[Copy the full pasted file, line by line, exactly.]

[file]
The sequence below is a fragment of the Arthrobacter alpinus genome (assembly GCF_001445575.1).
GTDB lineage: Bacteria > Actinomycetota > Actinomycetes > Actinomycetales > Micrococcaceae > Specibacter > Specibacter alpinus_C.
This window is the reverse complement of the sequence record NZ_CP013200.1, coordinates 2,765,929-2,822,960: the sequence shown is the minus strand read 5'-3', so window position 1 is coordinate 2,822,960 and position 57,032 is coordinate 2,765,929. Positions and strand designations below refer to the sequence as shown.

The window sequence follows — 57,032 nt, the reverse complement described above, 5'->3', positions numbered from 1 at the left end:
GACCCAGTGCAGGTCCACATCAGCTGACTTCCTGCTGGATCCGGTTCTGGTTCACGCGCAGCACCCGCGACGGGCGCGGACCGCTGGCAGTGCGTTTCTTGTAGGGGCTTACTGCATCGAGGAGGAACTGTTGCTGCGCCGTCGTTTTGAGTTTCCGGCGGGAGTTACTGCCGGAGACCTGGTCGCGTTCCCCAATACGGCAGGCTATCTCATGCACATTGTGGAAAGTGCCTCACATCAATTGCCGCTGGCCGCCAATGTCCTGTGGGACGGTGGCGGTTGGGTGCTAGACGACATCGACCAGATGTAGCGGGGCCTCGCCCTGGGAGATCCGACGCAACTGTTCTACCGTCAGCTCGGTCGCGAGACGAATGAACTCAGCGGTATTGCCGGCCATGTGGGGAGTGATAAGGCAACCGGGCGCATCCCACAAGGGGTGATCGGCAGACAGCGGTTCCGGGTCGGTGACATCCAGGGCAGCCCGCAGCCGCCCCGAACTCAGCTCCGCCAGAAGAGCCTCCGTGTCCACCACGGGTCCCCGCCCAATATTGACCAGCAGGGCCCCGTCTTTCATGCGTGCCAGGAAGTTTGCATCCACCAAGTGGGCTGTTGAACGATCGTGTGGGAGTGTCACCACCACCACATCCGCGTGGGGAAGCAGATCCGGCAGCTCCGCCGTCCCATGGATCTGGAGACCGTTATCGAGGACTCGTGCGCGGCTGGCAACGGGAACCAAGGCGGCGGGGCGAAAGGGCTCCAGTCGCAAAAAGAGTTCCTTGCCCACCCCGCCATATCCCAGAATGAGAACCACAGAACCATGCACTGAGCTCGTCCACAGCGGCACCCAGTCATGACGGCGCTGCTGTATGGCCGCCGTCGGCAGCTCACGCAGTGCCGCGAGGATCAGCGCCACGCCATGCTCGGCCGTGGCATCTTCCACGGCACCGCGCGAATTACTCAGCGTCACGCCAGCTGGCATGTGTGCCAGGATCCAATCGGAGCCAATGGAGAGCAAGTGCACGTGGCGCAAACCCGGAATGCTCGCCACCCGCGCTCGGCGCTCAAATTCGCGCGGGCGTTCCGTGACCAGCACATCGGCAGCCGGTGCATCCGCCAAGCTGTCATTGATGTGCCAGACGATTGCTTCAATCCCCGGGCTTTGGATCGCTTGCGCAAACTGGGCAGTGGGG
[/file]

The sequence below is a fragment of the Arthrobacter alpinus genome (assembly GCF_001445575.1).
GTDB lineage: Bacteria > Actinomycetota > Actinomycetes > Actinomycetales > Micrococcaceae > Specibacter > Specibacter alpinus_C.
This window is the reverse complement of the sequence record NZ_CP013200.1, coordinates 2,765,929-2,822,960: the sequence shown is the minus strand read 5'-3', so window position 1 is coordinate 2,822,960 and position 57,032 is coordinate 2,765,929. Positions and strand designations below refer to the sequence as shown.

The window sequence follows — 57,032 nt, the reverse complement described above, 5'->3', positions numbered from 1 at the left end:
GACCCAGTGCAGGTCCACATCAGCTGACTTCCTGCTGGATCCGGTTCTGGTTCACGCGCAGCACCCGCGACGGGCGCGGACCGCTGGCAGTGCGTTTCTTGTAGGGGCTTACTGCATCGAGGAGGAACTGTTGCTGCGCCGTCGTTTTGAGTTTCCGGCGGGAGTTACTGCCGGAGACCTGGTCGCGTTCCCCAATACGGCAGGCTATCTCATGCACATTGTGGAAAGTGCCTCACATCAATTGCCGCTGGCCGCCAATGTCCTGTGGGACGGTGGCGGTTGGGTGCTAGACGACATCGACCAGATGTAGCGGGGCCTCGCCCTGGGAGATCCGACGCAACTGTTCTACCGTCAGCTCGGTCGCGAGACGAATGAACTCAGCGGTATTGCCGGCCATGTGGGGAGTGATAAGGCAACCGGGCGCATCCCACAAGGGGTGATCGGCAGACAGCGGTTCCGGGTCGGTGACATCCAGGGCAGCCCGCAGCCGCCCCGAACTCAGCTCCGCCAGAAGAGCCTCCGTGTCCACCACGGGTCCCCGCCCAATATTGACCAGCAGGGCCCCGTCTTTCATGCGTGCCAGGAAGTTTGCATCCACCAAGTGGGCTGTTGAACGATCGTGTGGGAGTGTCACCACCACCACATCCGCGTGGGGAAGCAGATCCGGCAGCTCCGCCGTCCCATGGATCTGGAGACCGTTATCGAGGACTCGTGCGCGGCTGGCAACGGGAACCAAGGCGGCGGGGCGAAAGGGCTCCAGTCGCAAAAAGAGTTCCTTGCCCACCCCGCCATATCCCAGAATGAGAACCACAGAACCATGCACTGAGCTCGTCCACAGCGGCACCCAGTCATGACGGCGCTGCTGTATGGCCGCCGTCGGCAGCTCACGCAGTGCCGCGAGGATCAGCGCCACGCCATGCTCGGCCGTGGCATCTTCCACGGCACCGCGCGAATTACTCAGCGTCACGCCAGCTGGCATGTGTGCCAGGATCCAATCGGAGCCAATGGAGAGCAAGTGCACGTGGCGCAAACCCGGAATGCTCGCCACCCGCGCTCGGCGCTCAAATTCGCGCGGGCGTTCCGTGACCAGCACATCGGCAGCCGGTGCATCCGCCAAGCTGTCATTGATGTGCCAGACGATTGCTTCAATCCCCGGGCTTTGGATCGCTTGCGCAAACTGGGCAGTGGGG